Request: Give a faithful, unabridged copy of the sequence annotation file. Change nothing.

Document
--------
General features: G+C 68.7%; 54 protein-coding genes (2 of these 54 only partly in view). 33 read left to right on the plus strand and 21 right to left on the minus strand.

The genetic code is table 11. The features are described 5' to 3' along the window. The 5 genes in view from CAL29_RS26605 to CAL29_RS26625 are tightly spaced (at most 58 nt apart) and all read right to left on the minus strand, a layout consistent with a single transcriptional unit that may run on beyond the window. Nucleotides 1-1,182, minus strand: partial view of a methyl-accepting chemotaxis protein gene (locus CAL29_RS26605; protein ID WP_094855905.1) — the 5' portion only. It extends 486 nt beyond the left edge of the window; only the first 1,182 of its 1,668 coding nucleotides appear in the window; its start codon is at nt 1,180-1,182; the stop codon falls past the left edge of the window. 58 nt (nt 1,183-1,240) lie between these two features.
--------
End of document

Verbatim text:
General features: G+C 68.7%; 54 protein-coding genes (2 of these 54 only partly in view). 33 read left to right on the plus strand and 21 right to left on the minus strand.

The genetic code is table 11. The features are described 5' to 3' along the window. The 5 genes in view from CAL29_RS26605 to CAL29_RS26625 are tightly spaced (at most 58 nt apart) and all read right to left on the minus strand, a layout consistent with a single transcriptional unit that may run on beyond the window. Nucleotides 1-1,182, minus strand: partial view of a methyl-accepting chemotaxis protein gene (locus CAL29_RS26605; protein ID WP_094855905.1) — the 5' portion only. It extends 486 nt beyond the left edge of the window; only the first 1,182 of its 1,668 coding nucleotides appear in the window; its start codon is at nt 1,180-1,182; the stop codon falls past the left edge of the window. 58 nt (nt 1,183-1,240) lie between these two features.